THE sellout streak may be over, the pregame pomp and circumstance may be more muted, the scene may generally be more subtle - but the magic is back at Fenway Park.
That was obvious late Thursday night, when David Ortiz laced a laser into the visitors' bullpen, felling the Rangers with a rocket shot of a three-run homer that made 6-3 winners of the Red Sox as soon as he reached the rambunctiousness waiting for him at home plate.
The blast gave the Sox their fifth walkoff win of the season, which in barely two months is already two more than they had all of last year, and that total doesn't even include some of the other drama that's unfolded this spring. Remember, it was only the seventh inning of the home opener, then the eighth inning of the first game after the Marathon bombing suspects were hunted down, that Daniel Nava launched the long balls that made Boston winners in arguably the two biggest games yet played on Yawkey Way this year.
With all that, Fenway has begun to feel special again. It has begun to regain some of the sizzle it lost last year en route to rock bottom. It has begun to once more be a place where opponents feel uncomfortable because their hosts never feel out of any game.
And if all that continues, the century-old ballpark may find itself the site of even more magic come October.
Between 2003-09, the Red Sox made the playoffs six times in seven seasons, winning two World Series, and a major facet of their success was baseball's best home record - but over the next three years they slid from first to 19th in that category as their winning percentage slipped from .658 to .514.
This year, though, Fenway has provided a home-field advantage again. Entering Saturday's doubleheader, Boston was 19-12 on home turf. That's a .594 winning percentage. And that number is significant.
Since 1988, every season in which the Sox posted a .600 winning percentage at Fenway ended with a playoff berth. On the contrary, the only time they reached the postseason when winning less than 60 percent of their home contests was the strike-shortened campaign of 1995.
The standings have in recent seasons similarly stressed the importance of winning at home. In the past two seasons specifically, 13 teams have finished won at least 49 home games (that's the equivalent to a .600-plus winning percentage); 12 of those clubs made the postseason, 11 won their division.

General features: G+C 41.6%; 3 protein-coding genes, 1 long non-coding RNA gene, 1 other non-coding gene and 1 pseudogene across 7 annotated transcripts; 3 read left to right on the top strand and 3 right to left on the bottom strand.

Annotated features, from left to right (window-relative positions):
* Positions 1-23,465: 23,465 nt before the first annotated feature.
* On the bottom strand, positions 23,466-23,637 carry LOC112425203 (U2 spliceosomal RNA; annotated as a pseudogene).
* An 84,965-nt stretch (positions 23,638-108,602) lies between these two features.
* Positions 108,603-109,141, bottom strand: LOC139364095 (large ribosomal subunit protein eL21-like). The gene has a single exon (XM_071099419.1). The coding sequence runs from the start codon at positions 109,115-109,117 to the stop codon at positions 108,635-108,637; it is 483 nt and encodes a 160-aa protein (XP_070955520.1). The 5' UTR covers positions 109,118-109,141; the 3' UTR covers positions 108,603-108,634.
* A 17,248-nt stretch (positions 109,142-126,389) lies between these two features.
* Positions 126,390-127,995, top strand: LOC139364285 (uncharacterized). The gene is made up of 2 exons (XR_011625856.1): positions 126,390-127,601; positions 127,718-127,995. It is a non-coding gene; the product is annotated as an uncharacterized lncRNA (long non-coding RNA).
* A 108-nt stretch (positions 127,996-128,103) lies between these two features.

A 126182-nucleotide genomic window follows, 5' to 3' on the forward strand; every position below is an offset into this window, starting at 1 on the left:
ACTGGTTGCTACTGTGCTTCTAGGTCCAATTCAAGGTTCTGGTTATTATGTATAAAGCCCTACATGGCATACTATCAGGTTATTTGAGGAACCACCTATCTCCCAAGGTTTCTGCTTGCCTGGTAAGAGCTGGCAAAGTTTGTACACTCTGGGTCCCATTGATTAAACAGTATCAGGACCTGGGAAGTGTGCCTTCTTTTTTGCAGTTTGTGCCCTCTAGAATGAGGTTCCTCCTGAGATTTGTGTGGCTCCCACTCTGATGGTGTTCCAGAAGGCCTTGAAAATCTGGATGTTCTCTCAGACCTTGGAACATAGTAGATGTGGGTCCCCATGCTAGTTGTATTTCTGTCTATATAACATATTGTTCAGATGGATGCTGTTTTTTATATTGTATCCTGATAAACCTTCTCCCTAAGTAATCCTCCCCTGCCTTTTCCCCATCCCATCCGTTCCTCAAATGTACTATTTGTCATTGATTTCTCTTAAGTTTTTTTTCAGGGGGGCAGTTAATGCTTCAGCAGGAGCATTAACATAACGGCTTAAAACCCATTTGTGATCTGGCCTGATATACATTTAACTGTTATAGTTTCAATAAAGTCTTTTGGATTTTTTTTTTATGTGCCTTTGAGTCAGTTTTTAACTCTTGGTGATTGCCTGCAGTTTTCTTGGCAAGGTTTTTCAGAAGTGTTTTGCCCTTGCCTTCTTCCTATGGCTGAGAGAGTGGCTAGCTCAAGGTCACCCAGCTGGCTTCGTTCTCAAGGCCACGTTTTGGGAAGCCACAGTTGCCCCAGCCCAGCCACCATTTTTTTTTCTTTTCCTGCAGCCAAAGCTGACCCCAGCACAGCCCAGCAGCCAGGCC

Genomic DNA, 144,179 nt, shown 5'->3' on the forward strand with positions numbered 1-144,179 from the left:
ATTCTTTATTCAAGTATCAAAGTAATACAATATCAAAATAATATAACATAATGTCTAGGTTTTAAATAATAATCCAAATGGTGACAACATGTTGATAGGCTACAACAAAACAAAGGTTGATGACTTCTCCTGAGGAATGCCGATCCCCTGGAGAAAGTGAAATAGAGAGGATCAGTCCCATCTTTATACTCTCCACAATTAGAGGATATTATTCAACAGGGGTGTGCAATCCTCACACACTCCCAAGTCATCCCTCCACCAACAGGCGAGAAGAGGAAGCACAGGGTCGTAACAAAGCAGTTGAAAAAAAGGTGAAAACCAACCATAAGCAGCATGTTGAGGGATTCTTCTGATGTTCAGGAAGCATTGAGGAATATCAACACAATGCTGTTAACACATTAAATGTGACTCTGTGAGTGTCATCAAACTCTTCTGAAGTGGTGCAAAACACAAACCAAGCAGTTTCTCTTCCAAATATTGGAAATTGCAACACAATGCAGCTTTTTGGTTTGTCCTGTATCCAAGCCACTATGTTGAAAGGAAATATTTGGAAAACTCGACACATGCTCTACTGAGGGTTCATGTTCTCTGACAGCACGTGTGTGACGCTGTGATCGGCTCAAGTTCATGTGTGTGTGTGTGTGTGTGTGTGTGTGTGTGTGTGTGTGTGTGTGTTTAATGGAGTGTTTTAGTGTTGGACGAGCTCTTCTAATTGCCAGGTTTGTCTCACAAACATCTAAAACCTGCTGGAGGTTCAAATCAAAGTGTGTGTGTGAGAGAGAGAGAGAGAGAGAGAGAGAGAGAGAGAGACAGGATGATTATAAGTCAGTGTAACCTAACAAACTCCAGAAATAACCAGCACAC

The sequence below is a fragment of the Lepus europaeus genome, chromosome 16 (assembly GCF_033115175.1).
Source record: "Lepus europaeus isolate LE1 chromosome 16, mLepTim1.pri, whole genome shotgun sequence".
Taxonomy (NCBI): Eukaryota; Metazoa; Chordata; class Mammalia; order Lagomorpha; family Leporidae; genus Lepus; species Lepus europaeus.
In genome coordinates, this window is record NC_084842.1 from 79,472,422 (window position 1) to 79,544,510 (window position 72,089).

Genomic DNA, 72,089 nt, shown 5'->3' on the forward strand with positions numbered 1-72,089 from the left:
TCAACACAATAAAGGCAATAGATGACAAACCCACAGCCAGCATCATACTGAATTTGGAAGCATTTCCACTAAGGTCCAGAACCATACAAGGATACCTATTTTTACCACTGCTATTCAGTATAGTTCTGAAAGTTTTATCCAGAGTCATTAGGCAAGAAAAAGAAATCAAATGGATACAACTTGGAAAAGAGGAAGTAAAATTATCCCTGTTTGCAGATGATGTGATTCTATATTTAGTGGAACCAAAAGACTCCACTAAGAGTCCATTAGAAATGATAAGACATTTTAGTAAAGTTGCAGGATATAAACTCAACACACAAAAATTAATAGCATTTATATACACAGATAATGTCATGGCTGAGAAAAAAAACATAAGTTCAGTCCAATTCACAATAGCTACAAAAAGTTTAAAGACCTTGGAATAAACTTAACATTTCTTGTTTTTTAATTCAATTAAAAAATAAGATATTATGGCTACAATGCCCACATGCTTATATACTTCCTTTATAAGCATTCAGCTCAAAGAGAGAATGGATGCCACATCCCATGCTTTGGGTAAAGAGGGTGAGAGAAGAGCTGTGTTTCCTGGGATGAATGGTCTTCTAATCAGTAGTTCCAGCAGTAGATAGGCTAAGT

Entering Saturday, the Red Sox were on pace for 48 home wins. So there's still work to do - but after going 34-47 in Boston a year ago, they have already achieved much of the necessary improvement. Fenway is beginning to feel electric again.
And, come September, its magic may leave the Sox looking at a magic number.
"In the way we have created that character about us," outfielder Jonny Gomes said, "we've kind of created a nice home-field advantage."
In a walkoff win, it's usually one guy who winds up getting pounded by his teammates and credited with the game-winning knock. But when asked why the Sox seem to have a knack for such dramatics early this season, Jon Lester's explanation suggested Boston's triumphs are the product of a total-team effort.
"We're playing good baseball," the lefty said. "I think the biggest thing is we're not shooting ourselves in the foot late in the games as far as making errors and doing dumb things. That'll keep us in games. The back end of our bullpen's been great, and that'll also keep us close.
"You give these guys enough chances and they're going to score some runs and do some damage."
In taking high school lefty Trey Ball with the seventh overall pick, the Red Sox spent a first-round pick on pitching for the sixth time since 2010. Later that same day, they also went pitching with their second-round pick, taking Teddy Stankiewicz from a junior college in Texas, and overall took seven hurlers in the draft's first 10 rounds.
Repeatedly targeting that position is partially because of its general unpredictability, given the frequency with which pitchers are injured or fall short of their perceived potential. But it's also partially because upper-level pitching isn't always easy to acquire.
So far this season, none of the top 21 most valuable major-league pitchers according to Baseball-Reference's calculation of wins against replacement was acquired via traditional free agency. Seven came by trade, one from Japan, and the rest were acquired as amateurs.
Last year four free agents made the top 14, but in 2011 Cliff Lee was the top 29's lone open-market signee, and in 2010 there were only two in the top 25.
Essentially, elite pitching doesn't come easy - so by stockpiling talent the Sox are trying to give themselves their best chance of finding it in a few years.
On May 1, with Joel Hanrahan having just returned from the disabled list, there was some question of who the Red Sox closer would be. But it turned out to be a moot discussion - even when Hanrahan and Andrew Bailey were on the DL simultaneously.
Through Friday, the Red Sox had won 19 of 35 since, but had recorded just three saves in four opportunities to close out a game in the ninth inning. And that's simply a testament to their dominance. Even with three walkoffs and another extra-inning win included, the average score in Boston's victories since May 1 has been 7.3-2.4. Meanwhile, opponents have needed to record a save 10 of the 16 times they've beaten the Sox over the same stretch.
STAT OF THE WEEK: Thursday's triumph was the Sox' fifth in 23 games when trailing after six innings. Last year they won only seven of 83 such opportunities.
Dave D'Onofrio covers the Red Sox for the New Hampshire Union Leader and Sunday News. His e-mail address is firstname.lastname@example.org.